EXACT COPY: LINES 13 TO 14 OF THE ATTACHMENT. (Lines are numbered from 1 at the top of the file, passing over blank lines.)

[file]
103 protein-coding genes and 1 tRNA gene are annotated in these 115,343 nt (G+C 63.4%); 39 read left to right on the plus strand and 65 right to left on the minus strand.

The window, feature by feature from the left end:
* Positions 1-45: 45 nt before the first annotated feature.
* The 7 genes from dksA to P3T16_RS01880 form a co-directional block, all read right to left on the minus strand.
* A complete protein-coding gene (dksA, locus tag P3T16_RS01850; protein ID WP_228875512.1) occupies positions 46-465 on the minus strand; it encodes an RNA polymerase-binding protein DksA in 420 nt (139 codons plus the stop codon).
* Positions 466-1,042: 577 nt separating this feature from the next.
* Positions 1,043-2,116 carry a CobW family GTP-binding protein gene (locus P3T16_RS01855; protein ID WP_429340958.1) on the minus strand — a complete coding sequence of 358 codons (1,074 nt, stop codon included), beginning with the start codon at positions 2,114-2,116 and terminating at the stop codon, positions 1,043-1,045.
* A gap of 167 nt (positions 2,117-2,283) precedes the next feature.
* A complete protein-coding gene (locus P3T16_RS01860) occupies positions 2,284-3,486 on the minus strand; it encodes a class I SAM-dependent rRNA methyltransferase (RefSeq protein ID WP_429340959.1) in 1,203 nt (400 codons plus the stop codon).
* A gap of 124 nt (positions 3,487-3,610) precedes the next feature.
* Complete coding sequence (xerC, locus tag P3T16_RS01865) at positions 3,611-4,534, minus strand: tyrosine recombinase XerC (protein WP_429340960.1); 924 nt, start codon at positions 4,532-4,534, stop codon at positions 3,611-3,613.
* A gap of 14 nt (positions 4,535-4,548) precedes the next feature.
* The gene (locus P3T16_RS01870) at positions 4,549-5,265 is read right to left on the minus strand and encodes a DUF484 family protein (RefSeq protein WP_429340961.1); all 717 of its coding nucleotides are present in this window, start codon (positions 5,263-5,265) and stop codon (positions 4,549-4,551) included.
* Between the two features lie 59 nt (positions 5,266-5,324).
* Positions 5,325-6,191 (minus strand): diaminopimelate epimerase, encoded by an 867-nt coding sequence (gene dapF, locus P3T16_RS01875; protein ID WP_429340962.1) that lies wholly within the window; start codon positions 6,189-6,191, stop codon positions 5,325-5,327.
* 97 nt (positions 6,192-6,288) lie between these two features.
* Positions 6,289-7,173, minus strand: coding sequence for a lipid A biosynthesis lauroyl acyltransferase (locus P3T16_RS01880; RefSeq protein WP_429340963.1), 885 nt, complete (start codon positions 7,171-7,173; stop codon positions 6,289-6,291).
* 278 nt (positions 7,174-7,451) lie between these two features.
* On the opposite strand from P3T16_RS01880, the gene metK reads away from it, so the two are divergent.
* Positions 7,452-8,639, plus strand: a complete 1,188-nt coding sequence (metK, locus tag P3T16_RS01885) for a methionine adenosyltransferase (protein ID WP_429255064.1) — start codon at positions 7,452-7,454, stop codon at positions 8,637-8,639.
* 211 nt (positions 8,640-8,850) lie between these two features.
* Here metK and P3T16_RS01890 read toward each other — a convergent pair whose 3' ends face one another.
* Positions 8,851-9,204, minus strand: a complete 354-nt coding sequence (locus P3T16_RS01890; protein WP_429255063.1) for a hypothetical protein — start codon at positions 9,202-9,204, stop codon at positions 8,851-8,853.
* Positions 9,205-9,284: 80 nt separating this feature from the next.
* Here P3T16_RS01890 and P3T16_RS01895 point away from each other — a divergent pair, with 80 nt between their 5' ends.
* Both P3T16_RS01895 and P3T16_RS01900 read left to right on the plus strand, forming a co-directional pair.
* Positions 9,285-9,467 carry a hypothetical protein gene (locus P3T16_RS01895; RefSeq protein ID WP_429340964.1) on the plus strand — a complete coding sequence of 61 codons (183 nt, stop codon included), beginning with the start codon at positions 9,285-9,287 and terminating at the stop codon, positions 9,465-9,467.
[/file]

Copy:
* The gene (locus P3T16_RS01870) at positions 4,549-5,265 is read right to left on the minus strand and encodes a DUF484 family protein (RefSeq protein WP_429340961.1); all 717 of its coding nucleotides are present in this window, start codon (positions 5,263-5,265) and stop codon (positions 4,549-4,551) included.
* Between the two features lie 59 nt (positions 5,266-5,324).